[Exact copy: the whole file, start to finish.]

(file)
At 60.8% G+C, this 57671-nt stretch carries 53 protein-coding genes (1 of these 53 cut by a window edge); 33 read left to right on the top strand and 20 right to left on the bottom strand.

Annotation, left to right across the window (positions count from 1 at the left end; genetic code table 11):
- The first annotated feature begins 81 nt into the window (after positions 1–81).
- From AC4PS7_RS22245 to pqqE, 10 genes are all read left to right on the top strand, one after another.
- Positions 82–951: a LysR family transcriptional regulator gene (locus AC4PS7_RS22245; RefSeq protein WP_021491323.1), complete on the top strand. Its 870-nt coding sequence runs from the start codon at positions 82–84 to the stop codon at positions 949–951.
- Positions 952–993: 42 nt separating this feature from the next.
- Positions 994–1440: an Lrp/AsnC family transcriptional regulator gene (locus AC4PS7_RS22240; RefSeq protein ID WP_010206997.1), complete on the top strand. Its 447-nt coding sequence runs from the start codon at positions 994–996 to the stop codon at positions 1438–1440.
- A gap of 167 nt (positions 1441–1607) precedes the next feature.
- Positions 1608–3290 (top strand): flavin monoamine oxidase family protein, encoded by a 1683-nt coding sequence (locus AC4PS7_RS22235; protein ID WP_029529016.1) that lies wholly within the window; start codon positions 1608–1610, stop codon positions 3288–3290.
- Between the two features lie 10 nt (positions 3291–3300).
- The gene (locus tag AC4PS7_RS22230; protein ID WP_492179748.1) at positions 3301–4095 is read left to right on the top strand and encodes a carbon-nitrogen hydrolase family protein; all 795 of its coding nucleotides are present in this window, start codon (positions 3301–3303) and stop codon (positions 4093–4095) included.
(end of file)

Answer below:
At 60.8% G+C, this 57671-nt stretch carries 53 protein-coding genes (1 of these 53 cut by a window edge); 33 read left to right on the top strand and 20 right to left on the bottom strand.

Annotation, left to right across the window (positions count from 1 at the left end; genetic code table 11):
- The first annotated feature begins 81 nt into the window (after positions 1–81).
- From AC4PS7_RS22245 to pqqE, 10 genes are all read left to right on the top strand, one after another.
- Positions 82–951: a LysR family transcriptional regulator gene (locus AC4PS7_RS22245; RefSeq protein WP_021491323.1), complete on the top strand. Its 870-nt coding sequence runs from the start codon at positions 82–84 to the stop codon at positions 949–951.
- Positions 952–993: 42 nt separating this feature from the next.
- Positions 994–1440: an Lrp/AsnC family transcriptional regulator gene (locus AC4PS7_RS22240; RefSeq protein ID WP_010206997.1), complete on the top strand. Its 447-nt coding sequence runs from the start codon at positions 994–996 to the stop codon at positions 1438–1440.
- A gap of 167 nt (positions 1441–1607) precedes the next feature.
- Positions 1608–3290 (top strand): flavin monoamine oxidase family protein, encoded by a 1683-nt coding sequence (locus AC4PS7_RS22235; protein ID WP_029529016.1) that lies wholly within the window; start codon positions 1608–1610, stop codon positions 3288–3290.
- Between the two features lie 10 nt (positions 3291–3300).
- The gene (locus tag AC4PS7_RS22230; protein ID WP_492179748.1) at positions 3301–4095 is read left to right on the top strand and encodes a carbon-nitrogen hydrolase family protein; all 795 of its coding nucleotides are present in this window, start codon (positions 3301–3303) and stop codon (positions 4093–4095) included.